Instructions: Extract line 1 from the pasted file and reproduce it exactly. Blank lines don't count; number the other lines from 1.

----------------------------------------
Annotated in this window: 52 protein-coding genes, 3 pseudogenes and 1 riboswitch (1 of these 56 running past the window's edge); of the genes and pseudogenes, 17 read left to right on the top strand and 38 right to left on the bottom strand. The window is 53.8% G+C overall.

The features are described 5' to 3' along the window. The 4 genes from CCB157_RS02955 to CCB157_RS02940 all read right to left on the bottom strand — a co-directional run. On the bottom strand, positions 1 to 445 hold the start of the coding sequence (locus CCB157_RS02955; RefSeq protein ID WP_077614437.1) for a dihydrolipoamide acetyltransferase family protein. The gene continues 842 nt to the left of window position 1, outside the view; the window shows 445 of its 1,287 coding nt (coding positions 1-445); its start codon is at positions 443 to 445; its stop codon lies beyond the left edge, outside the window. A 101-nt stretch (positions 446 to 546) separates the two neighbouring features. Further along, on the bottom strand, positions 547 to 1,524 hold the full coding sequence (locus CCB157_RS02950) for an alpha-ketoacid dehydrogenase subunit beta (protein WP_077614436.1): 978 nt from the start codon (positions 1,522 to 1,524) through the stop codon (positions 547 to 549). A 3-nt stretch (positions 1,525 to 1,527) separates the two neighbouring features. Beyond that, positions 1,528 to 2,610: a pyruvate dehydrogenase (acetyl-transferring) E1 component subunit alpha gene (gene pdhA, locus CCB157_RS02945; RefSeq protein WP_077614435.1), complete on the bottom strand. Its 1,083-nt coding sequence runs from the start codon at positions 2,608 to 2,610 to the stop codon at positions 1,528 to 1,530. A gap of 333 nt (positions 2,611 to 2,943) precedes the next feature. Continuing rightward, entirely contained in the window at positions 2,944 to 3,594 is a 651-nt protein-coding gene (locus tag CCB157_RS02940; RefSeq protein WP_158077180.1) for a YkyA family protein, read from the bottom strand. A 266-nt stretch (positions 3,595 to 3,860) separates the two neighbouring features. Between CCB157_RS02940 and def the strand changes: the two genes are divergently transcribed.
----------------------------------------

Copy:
Annotated in this window: 52 protein-coding genes, 3 pseudogenes and 1 riboswitch (1 of these 56 running past the window's edge); of the genes and pseudogenes, 17 read left to right on the top strand and 38 right to left on the bottom strand. The window is 53.8% G+C overall.